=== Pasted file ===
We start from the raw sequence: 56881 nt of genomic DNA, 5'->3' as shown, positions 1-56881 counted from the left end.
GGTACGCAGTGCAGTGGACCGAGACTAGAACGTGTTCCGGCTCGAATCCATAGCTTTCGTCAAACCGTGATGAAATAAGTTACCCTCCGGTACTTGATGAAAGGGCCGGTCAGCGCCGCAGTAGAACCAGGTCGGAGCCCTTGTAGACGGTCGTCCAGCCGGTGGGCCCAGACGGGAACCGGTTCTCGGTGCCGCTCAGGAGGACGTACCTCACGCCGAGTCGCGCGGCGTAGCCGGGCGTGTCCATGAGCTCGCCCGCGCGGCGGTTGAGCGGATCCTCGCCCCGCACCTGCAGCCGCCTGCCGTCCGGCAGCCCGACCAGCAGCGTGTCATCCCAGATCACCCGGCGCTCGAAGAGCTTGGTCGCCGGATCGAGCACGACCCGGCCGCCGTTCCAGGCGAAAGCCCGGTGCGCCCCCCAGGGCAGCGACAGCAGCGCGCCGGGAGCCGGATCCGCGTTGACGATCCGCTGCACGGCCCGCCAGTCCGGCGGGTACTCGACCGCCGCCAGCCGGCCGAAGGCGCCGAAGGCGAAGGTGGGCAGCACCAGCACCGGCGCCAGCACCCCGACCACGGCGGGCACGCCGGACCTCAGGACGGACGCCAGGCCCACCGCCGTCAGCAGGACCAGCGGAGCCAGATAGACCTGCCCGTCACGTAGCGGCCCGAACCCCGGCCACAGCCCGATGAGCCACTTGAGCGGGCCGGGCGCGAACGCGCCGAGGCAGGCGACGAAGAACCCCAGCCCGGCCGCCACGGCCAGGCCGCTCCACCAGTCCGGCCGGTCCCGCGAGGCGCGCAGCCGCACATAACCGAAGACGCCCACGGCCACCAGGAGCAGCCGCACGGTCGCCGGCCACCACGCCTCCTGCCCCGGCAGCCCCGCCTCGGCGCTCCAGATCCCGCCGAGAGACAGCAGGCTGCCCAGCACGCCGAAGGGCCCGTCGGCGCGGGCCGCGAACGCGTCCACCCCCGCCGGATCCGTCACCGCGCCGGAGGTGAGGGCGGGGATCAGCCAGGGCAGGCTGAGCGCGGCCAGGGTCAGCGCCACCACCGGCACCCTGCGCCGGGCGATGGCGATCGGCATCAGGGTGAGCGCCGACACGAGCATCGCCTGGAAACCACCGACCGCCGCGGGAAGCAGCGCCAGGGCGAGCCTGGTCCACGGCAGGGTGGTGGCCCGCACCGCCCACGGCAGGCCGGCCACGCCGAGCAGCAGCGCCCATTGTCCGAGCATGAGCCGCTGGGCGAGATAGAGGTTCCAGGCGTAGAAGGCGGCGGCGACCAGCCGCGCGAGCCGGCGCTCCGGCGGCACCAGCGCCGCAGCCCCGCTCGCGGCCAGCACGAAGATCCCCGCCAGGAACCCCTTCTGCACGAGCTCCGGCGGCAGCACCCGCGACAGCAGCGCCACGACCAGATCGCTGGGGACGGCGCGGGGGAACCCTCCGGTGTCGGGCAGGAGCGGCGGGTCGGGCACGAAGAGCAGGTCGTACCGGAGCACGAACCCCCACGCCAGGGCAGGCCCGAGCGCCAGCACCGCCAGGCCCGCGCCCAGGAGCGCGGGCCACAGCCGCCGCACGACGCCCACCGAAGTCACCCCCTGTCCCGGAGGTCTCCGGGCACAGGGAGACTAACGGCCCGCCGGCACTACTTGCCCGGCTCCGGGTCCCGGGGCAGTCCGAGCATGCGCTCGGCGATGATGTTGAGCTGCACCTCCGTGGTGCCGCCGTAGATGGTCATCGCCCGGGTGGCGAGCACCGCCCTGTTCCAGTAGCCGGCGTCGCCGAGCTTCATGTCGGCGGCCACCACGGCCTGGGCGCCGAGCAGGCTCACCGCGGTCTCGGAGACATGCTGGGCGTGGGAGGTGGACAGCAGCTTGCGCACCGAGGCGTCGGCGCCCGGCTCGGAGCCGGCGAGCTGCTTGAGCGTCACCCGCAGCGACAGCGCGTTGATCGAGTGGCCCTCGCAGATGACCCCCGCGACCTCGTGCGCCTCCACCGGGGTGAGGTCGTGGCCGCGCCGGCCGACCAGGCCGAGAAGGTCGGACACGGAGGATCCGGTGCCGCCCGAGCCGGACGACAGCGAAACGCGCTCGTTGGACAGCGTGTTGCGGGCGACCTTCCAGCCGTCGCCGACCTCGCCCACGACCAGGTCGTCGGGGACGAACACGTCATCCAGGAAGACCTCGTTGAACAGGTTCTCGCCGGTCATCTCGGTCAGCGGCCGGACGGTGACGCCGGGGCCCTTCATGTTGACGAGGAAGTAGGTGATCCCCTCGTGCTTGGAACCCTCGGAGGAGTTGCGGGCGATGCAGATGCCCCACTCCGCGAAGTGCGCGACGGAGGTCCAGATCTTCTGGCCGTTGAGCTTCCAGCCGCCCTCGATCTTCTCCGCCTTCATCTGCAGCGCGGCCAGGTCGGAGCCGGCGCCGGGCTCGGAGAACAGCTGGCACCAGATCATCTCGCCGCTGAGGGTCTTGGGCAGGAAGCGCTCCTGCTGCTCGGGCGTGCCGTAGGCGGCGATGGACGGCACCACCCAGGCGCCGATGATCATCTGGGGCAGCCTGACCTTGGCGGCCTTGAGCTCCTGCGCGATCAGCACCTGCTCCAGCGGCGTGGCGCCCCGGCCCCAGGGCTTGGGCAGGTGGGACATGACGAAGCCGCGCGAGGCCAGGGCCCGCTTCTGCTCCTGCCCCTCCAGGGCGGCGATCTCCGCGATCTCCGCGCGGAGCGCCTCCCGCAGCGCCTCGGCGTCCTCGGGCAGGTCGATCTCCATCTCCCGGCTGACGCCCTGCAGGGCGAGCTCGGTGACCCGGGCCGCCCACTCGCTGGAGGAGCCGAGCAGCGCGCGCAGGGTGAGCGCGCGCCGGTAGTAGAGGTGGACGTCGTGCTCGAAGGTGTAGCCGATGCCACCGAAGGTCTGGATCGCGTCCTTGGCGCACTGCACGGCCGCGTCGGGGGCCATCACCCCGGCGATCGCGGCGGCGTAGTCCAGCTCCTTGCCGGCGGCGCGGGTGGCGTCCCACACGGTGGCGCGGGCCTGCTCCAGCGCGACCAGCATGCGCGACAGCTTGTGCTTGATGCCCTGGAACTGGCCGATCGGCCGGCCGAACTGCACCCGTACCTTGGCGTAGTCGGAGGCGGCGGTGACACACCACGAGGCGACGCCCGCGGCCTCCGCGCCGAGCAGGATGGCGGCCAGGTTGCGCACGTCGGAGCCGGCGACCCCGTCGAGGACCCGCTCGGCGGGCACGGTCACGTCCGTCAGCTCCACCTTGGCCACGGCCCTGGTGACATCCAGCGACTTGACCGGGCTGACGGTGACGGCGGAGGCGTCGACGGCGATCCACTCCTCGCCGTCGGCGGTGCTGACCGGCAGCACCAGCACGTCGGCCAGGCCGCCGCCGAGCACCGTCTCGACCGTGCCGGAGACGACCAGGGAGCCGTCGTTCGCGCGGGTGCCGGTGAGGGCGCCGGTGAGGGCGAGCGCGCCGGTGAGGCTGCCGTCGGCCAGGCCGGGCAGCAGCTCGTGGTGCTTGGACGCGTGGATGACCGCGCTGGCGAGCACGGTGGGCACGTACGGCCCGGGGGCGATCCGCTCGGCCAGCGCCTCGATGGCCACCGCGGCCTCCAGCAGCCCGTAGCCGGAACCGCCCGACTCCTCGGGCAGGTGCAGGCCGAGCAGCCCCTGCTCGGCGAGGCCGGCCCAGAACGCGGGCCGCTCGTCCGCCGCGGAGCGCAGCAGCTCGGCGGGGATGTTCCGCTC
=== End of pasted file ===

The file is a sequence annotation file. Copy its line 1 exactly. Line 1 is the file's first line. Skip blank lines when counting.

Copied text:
We start from the raw sequence: 56881 nt of genomic DNA, 5'->3' as shown, positions 1-56881 counted from the left end.